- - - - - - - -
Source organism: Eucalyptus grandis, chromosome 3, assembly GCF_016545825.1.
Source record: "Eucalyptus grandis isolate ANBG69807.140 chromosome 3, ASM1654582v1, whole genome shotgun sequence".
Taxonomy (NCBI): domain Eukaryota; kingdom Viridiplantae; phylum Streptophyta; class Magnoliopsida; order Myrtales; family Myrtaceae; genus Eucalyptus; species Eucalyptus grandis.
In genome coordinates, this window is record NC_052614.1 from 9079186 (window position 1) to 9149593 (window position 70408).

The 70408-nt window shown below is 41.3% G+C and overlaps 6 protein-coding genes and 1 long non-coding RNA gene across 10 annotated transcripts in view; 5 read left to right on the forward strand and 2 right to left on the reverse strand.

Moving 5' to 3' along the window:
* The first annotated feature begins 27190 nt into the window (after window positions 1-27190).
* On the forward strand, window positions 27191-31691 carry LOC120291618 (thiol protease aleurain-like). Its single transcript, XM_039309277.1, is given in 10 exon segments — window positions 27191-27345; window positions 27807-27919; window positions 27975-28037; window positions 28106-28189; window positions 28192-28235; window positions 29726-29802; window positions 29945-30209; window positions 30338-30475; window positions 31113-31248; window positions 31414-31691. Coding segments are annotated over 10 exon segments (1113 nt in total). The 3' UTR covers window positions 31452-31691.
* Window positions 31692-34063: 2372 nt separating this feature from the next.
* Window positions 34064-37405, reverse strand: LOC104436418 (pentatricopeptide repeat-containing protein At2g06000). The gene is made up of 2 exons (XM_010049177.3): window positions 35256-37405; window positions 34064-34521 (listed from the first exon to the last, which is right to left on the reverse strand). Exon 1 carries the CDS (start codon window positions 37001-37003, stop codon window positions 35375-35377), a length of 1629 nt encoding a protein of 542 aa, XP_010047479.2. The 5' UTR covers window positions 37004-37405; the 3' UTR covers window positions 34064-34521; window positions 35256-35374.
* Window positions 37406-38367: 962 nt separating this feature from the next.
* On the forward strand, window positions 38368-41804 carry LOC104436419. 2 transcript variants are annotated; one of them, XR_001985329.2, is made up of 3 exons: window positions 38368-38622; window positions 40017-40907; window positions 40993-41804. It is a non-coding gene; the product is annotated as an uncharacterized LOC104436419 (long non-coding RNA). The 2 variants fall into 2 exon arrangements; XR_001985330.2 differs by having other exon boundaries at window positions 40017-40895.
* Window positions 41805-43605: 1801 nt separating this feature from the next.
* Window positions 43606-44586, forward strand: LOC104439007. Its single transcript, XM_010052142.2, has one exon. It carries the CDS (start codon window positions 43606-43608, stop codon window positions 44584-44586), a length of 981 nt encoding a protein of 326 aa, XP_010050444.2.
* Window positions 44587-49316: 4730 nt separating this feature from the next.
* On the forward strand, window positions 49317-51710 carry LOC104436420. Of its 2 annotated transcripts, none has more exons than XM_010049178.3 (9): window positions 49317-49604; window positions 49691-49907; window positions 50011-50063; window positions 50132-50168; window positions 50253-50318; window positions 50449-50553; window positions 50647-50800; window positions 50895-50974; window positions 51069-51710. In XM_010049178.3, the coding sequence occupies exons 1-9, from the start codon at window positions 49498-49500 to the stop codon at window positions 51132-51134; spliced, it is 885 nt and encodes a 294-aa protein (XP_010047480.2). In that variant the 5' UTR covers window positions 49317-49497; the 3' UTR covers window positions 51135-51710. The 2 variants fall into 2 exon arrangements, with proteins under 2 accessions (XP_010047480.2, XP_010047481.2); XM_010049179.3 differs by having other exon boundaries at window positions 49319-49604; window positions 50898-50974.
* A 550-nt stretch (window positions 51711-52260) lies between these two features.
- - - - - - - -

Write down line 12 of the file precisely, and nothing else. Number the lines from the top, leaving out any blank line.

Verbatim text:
* On the forward strand, window positions 38368-41804 carry LOC104436419. 2 transcript variants are annotated; one of them, XR_001985329.2, is made up of 3 exons: window positions 38368-38622; window positions 40017-40907; window positions 40993-41804. It is a non-coding gene; the product is annotated as an uncharacterized LOC104436419 (long non-coding RNA). The 2 variants fall into 2 exon arrangements; XR_001985330.2 differs by having other exon boundaries at window positions 40017-40895.